India does not provide adequate protection for trade secrets, and the limited protection that is available is insufficient. Companies in India must resort to contract law to obtain protection for their trade secrets; however, India’s legal code does not provide sufficient remedies to enforce such contractual provisions. While India’s 2008 National Innovation Bill includes language that, on its face, appears promising for the protection of trade secrets, the measure falls short. Chapter VI of the National Innovation Bill, Articles 8 through 10 pertain to confidentiality, confidential information, and remedies; however, a review of such provisions shows that India has completely missed the mark and fails to protect trade secrets.42 In actuality, the Act merely “reaffirm[s] the existing legal position of protection of trade secrets through common law actions of breach of confidence, contractual obligations and principles of equity.”43 It does not mandate the protection of trade secrets. Further, India’s Contract Act imposes a heavy burden on innovators to show that the information is “highly confidential” before they may be entitled to an imperfect remedy. Complicating matters further, India’s Contract Act of 1872 voids contractual agreements that are “in restraint of trade” and has been the subject of many legal disputes over trade secrets.44
The Obama Administration’s new Strategy on Mitigating the Theft of U.S. Trade Secrets recognizes “emerging trends” that indicate “the pace of economic espionage and trade secret theft against U.S. corporations is accelerating” according to the Office of the National
40 TRIPS AGREEMENT, ART. 39.2, available at http://www.wto.org/english/docs_e/legal_e/27-trips.pdf.
42 THE NATIONAL INNOVATION ACT OF 2008, Art. 8-10, available at http://www.dst.gov.in/draftinnovationlaw.pdf.
43 Anuradha Salhotra, Protection of Trade Secrets in India, MODERN PHARMACEUTICALS, June 2012, available at http://issuu.com/infomedia18/docs/modern_pharmaceuticals_june_2012/65.
44 THE INDIAN CONTRACT ACT, 1872, ACT No. 9 OF 1872 1 available at http://www.indiankanoon.org/doc/171398/.
Counterintelligence Executive (“ONCIX”).45 Moreover, this theft is occurring through “multiple vectors of attack for persons and government seeking to steal trade secrets.”46 Those who would steal include “[f]oreign competitors of U.S. corporations, some with ties to foreign governments,”47as discussed in detail at Section III(a)5.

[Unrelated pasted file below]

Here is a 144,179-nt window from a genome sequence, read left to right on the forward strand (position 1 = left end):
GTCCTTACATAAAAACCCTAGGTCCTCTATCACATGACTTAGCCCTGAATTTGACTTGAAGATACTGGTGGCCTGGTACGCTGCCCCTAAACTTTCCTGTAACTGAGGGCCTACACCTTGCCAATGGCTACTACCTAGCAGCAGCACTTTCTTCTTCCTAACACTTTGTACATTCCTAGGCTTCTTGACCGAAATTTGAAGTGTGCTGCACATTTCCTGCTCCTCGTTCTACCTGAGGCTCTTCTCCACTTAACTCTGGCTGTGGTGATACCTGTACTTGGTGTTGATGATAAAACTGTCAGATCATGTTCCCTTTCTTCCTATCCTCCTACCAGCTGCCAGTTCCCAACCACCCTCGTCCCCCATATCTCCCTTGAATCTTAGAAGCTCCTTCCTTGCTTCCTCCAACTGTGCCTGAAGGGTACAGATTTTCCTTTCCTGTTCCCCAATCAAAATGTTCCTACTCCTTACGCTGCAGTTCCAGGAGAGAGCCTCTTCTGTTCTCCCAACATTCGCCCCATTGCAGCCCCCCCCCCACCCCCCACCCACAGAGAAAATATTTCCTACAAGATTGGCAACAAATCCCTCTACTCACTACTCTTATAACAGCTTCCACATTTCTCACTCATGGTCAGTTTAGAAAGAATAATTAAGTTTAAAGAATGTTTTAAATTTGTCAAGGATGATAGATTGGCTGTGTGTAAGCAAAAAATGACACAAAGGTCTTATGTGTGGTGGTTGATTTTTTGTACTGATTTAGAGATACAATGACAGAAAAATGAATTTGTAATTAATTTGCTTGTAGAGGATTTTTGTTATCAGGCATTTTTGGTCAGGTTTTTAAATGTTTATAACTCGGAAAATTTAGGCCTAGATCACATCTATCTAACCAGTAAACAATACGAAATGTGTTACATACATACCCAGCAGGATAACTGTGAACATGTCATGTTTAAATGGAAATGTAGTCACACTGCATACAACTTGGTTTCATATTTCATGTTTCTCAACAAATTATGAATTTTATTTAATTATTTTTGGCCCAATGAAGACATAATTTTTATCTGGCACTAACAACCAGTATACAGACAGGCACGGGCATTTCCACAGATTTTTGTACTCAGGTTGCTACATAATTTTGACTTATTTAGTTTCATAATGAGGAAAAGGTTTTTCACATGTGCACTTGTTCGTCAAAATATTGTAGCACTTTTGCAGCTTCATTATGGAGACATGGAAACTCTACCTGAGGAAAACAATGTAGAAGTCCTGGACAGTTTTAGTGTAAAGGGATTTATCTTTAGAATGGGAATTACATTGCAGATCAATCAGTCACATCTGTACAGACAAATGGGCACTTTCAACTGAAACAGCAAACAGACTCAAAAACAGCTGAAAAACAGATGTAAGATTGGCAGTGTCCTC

To combat this real threat to the competitive advantage of U.S. companies in foreign markets, the Administration has pledged to target weaknesses in trade secret protection through “enhanced use of the Special 301 Report…and, where appropriate, act upon information about the adequacy and effectiveness of trade secret protection by U.S. trading partners.”48
The trade secrets of U.S. companies are valuable and must be protected. Accordingly, AFTI urges USTR to exercise its enhanced use of the Special 301 Report to spur real IPR reform in India and prompt it to protect investments in innovation made by U.S. companies.
2. No Protection for Test Data
According to USTR’s most recent National Trade Estimate Report, “India also continues to lack effective protection against unfair commercial use of undisclosed test and other data generated to obtain marketing approval for pharmaceutical and agrochemical products.”49 In fact, Dr. Satwant Reddy and Dr. Gurdial Singh Sandhu, prominent officials from India’s Ministry of Chemicals & Fertilizers, write that “[i]n India, there is no separate legislation to protect the undisclosed test data in the case of pharmaceuticals and agrochemicals submitted to the regulatory authorities.”50 India is, however, required, under TRIPS Article 39.3, to protect against unfair commercial use of undisclosed test or other data “when requiring [submission of such data] as a condition of approving the marketing of pharmaceutical or of agricultural chemical products which utilize new chemical entities.”51 In this regard, India does not meet its obligations and denies U.S. companies “adequate and effective” protection of their intellectual property rights.